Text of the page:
This past weekend, newspaper headlines were warning Toronto that 2010 would be the year that the city budget is cut to pieces. As the Globe reported, city staff have been asked to present to top city bureaucrats budgets that factor in a sustainable and permanent five per cent cut to their operating budget in 2010 and a further five per cent cut in 2011. In total, the city hopes to find almost $350 million in savings.
While the perception that waste is abundant at city hall permeates the body politic, if city council ends up approving a package of cuts that totals the reported $343 million, public services are going to be markedly reduced. As Jackson Proskow of Global Television reported via Twitter today, staff are using service levels from this past summer’s strike as a prospective operating model when forecasting scenarios for a -10 per cent scenario.
But the point of this post isn’t to talk about those cuts. There will be plenty of time for that next month when agencies, boards and commissions start to approve their operating budget submissions that get sent to decision-makers at city hall. This is just to contextualize a decision city council made this afternoon.
The decision: council narrowly voted to use a portion of the surplus of money accumulated as a result of the reduced service levels during the civic workers’ strike to offset the proposed two per cent garbage fee increase for 2010. The 22-19 vote was thanks to mushy middle councillors that Mayor David Miller used to have in his pocket (Raymond Cho, Gloria Lindsay Luby, Georgio Mammoliti and Frank Di Georgio) springing free to further their resume as political opportunists.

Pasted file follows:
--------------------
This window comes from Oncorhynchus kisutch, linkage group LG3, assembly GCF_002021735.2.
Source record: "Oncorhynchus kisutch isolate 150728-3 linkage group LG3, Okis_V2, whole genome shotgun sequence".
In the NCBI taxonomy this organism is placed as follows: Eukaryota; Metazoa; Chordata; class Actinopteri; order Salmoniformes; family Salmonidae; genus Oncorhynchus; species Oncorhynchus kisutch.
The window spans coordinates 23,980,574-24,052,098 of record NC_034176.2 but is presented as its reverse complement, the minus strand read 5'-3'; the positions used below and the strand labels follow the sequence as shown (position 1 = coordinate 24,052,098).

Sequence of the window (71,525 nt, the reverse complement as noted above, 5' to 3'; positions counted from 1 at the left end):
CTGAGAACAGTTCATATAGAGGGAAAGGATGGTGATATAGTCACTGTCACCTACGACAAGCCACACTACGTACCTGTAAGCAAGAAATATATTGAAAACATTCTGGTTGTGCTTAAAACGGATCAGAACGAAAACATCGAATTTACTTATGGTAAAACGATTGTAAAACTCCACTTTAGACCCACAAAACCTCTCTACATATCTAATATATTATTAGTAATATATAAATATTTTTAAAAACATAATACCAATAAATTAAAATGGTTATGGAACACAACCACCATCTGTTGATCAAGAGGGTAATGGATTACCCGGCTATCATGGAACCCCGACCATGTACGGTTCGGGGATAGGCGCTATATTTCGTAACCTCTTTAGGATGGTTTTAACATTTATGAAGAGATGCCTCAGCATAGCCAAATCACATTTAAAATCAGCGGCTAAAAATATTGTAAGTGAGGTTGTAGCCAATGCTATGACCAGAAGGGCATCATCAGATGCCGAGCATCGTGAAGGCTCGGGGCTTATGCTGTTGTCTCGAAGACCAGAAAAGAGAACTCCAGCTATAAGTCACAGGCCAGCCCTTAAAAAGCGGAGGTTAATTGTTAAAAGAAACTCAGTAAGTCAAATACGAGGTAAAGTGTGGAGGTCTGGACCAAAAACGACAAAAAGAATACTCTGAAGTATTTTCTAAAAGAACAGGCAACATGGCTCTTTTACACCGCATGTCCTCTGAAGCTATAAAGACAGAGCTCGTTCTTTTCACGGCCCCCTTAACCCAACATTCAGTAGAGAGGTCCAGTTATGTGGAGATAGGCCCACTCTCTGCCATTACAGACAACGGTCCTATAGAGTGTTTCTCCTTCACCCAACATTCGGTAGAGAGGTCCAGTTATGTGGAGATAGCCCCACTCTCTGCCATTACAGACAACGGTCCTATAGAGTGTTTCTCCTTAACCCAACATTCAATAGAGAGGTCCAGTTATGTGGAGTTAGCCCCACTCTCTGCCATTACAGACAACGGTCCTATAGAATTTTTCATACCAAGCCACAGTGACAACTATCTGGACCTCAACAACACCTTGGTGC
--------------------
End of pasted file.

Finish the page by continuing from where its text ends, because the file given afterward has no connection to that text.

The strike surplus fund used to offset the fee hike is intended to be used to make up for the shortfall in the city’s 2010 operating budget. As has been widely reported, that fund accumulated more than $30 million in spite of garbage workers not going door-to-door since the temporary dump operations ended up costing the city more than it would for regular household pickup.
The $4.8 million it took to save each household about $5 (the increase that had been proposed for those with medium-sized bins) is a tiny amount in an operating budget that reaches upwards of $9 billion. However, I can’t foresee Lindsay Luby giving up her prized Etobicoke leaf collection service, nor Mammoliti paring down the Zoo budget when it might cost him a trip to have pointless conversations about Pandas in China, without a great fight. And that’s to say nothing of all the programs that mean the world to small pockets of constituents across the city and cost less than $5 million.
Don’t get me wrong, as far as tomorrow’s headlines are concerned, voting Yes to Karen Stintz’s motion is good politics. Even come next year when the Yes votes are all campaigning for re-election I bet telling constituents (just homeowners, actually) â€œI saved you from another Miller fee,â€ is going to win a few hearts. But winning this vote had nothing to do with improving the state of the city. As Shelley Carroll pointed out to members of council during debate, voting against this year’s fee hike puts the city on a similar course to what it was on when Mel Lastman began freezing property taxes in the Megacity’s infancy. The yeses in this case know as well as anyone how Lastman’s freezes turned out (Mammoliti has publicly admitted it was wrong of him to vote for them) and that whether it comes from cuts to services, a different fee hike or tax increase later, Torontonians will pay.
Photograph by wvs.